Cameron Glover from the Nerds of Prey podcast kicked off a completely packed panel room by thanking the various sponsors for the panel, including Greg Pak, Shawn Pryor, and publishers Lionforge and Dark Horse, all of whom had donated books which were given away to everyone in the room. She then introduced Tee ‘Vixen’ Franklin, the moderator for the panel. Franklin thanked the audience for attending their third annual panel which, she noted has grown year after year..
That said, she told the audience that this year she didn’t want to ask “what does diversity mean to you?” as usual, but instead wanted to focus on inclusivity – despite the fact that “certain places want to avoid it.”
She threw the discussion first to Kwanza Osajyefo, whose $30,000 Kickstarter campaign for “Black,” a comic that asks “what if only black people had superpowers?” hit the goal in three days and ended up raising over $91,000. He told the audience that this was a project which has been on the backburner for him for a long time, over ten years. Having worked at Marvel and DC, during that time “I was usually the only black guy in the room. And that sticks out.” The person who inspired him to see that he has a place in comics was the late Dwayne McDuffie. When Osajyefo was 16 and Milestone started releasing comics, he realized, “Oh! Static looks like me!” and was compelled to call up Milestone and ask if he could pitch. They said yes, and he sat in an office with McDuffie for an hour and was told how the industry worked. “It drove home that there was a place for me in the comics industry.”
Osajyefo recently held a pop-up sale in his home of Harlem in order to show people that “we are here, we create, and we have our own perspective on comics.” The first issue has sold out, so he’s now planning a possible second printing for it.
Franklin then turned to Wendy Xu, who co-creates the webcomic “Mooncakes.” Xu said that she grew up watching a lot of TV shows about Witches on the Disney channel, and “Harry Potter” – “but those are British boarding school narratives with predominantly white characters, and so I wanted to make a comic about a Chinese-American character.” It only launched it a year ago, so the panel marked their one-year anniversary. “It updates slowly, but it’s got a lot of our heart in it. I really hope people check it out and enjoy it,” she told the crowd, adding that this is helped by support received through Patreon.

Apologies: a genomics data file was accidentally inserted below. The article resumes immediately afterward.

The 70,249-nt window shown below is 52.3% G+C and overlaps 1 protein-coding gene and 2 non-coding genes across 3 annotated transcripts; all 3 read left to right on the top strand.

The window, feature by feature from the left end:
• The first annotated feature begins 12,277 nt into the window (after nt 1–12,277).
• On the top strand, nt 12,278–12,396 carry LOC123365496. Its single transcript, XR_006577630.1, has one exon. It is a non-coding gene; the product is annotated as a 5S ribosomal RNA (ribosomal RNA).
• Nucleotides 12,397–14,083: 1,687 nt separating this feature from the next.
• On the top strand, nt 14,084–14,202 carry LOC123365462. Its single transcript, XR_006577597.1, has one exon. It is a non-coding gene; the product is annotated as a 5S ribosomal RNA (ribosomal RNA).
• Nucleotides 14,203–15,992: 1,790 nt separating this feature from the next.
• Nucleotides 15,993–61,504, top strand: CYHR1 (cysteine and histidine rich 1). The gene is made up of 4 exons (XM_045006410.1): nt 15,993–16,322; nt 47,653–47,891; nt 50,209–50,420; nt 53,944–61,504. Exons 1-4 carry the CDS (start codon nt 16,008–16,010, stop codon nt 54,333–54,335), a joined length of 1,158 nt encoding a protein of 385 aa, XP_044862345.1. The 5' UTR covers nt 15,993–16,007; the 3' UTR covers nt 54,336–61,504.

Brenden Fletcher was brought into the conversation to talk about the recent issues of “Black Canary,” which brought Vixen into the New 52. “We had gone five years with no significant appearance for Vixen. I had limited control for what I could do, but at least now there are further opportunities for that character to appear in comics.” Steve Orlando joined the panel at that time to talk about the recently-announced one-shot he’s writing for the character, who will also be appearing in his “Justice League of America” series.
Fletcher called 2016-17 “the Year of Vixen,” due to her comics resurgence, as well as her imminent appearances on TV in her animated series and Season Two of “DC’s Legends of Tomorrow.”
Franklin brought Ma. Victoria Robado into the panel discussion by pointing out, “When you leave your home and open your eyes, it’s not ‘diversity’ you see – it’s life. I’m a queer person of color, but I’m not ‘diverse’ – I’m just me. The fact we’re not represented in comics sucks, and that’s when you have to start doing your own thing.” Robado is the artist for an upcoming story from Franklin called “Acceptance Letters,” which the artist said came about through seeing a shared story on Facebook calling for submissions. “I started writing an email to you to ask if I could be part of it, but before I finished, you had already emailed me about it!”